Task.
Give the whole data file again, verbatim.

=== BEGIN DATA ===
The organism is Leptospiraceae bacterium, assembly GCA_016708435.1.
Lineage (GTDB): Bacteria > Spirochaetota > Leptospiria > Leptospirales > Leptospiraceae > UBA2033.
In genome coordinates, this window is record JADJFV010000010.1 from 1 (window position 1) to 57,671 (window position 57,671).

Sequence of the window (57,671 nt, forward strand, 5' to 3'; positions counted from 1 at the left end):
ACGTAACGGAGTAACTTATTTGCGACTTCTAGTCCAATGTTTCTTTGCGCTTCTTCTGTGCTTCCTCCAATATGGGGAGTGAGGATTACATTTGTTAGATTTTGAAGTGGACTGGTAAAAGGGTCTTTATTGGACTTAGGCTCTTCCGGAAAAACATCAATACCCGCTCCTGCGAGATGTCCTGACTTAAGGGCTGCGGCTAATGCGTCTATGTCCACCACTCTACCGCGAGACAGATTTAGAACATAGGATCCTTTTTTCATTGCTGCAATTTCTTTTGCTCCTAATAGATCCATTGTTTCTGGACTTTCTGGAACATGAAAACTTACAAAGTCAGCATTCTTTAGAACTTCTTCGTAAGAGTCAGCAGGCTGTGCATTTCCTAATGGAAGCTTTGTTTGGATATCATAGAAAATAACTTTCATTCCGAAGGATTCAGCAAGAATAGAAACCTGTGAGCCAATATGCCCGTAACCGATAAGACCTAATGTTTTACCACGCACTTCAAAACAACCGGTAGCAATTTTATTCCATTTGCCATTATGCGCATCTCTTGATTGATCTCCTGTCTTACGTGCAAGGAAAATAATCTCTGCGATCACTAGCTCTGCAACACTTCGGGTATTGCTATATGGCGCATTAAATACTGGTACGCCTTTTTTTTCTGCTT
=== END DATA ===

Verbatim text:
The organism is Leptospiraceae bacterium, assembly GCA_016708435.1.
Lineage (GTDB): Bacteria > Spirochaetota > Leptospiria > Leptospirales > Leptospiraceae > UBA2033.
In genome coordinates, this window is record JADJFV010000010.1 from 1 (window position 1) to 57,671 (window position 57,671).

Sequence of the window (57,671 nt, forward strand, 5' to 3'; positions counted from 1 at the left end):
ACGTAACGGAGTAACTTATTTGCGACTTCTAGTCCAATGTTTCTTTGCGCTTCTTCTGTGCTTCCTCCAATATGGGGAGTGAGGATTACATTTGTTAGATTTTGAAGTGGACTGGTAAAAGGGTCTTTATTGGACTTAGGCTCTTCCGGAAAAACATCAATACCCGCTCCTGCGAGATGTCCTGACTTAAGGGCTGCGGCTAATGCGTCTATGTCCACCACTCTACCGCGAGACAGATTTAGAACATAGGATCCTTTTTTCATTGCTGCAATTTCTTTTGCTCCTAATAGATCCATTGTTTCTGGACTTTCTGGAACATGAAAACTTACAAAGTCAGCATTCTTTAGAACTTCTTCGTAAGAGTCAGCAGGCTGTGCATTTCCTAATGGAAGCTTTGTTTGGATATCATAGAAAATAACTTTCATTCCGAAGGATTCAGCAAGAATAGAAACCTGTGAGCCAATATGCCCGTAACCGATAAGACCTAATGTTTTACCACGCACTTCAAAACAACCGGTAGCAATTTTATTCCATTTGCCATTATGCGCATCTCTTGATTGATCTCCTGTCTTACGTGCAAGGAAAATAATCTCTGCGATCACTAGCTCTGCAACACTTCGGGTATTGCTATATGGCGCATTAAATACTGGTACGCCTTTTTTTTCTGCTT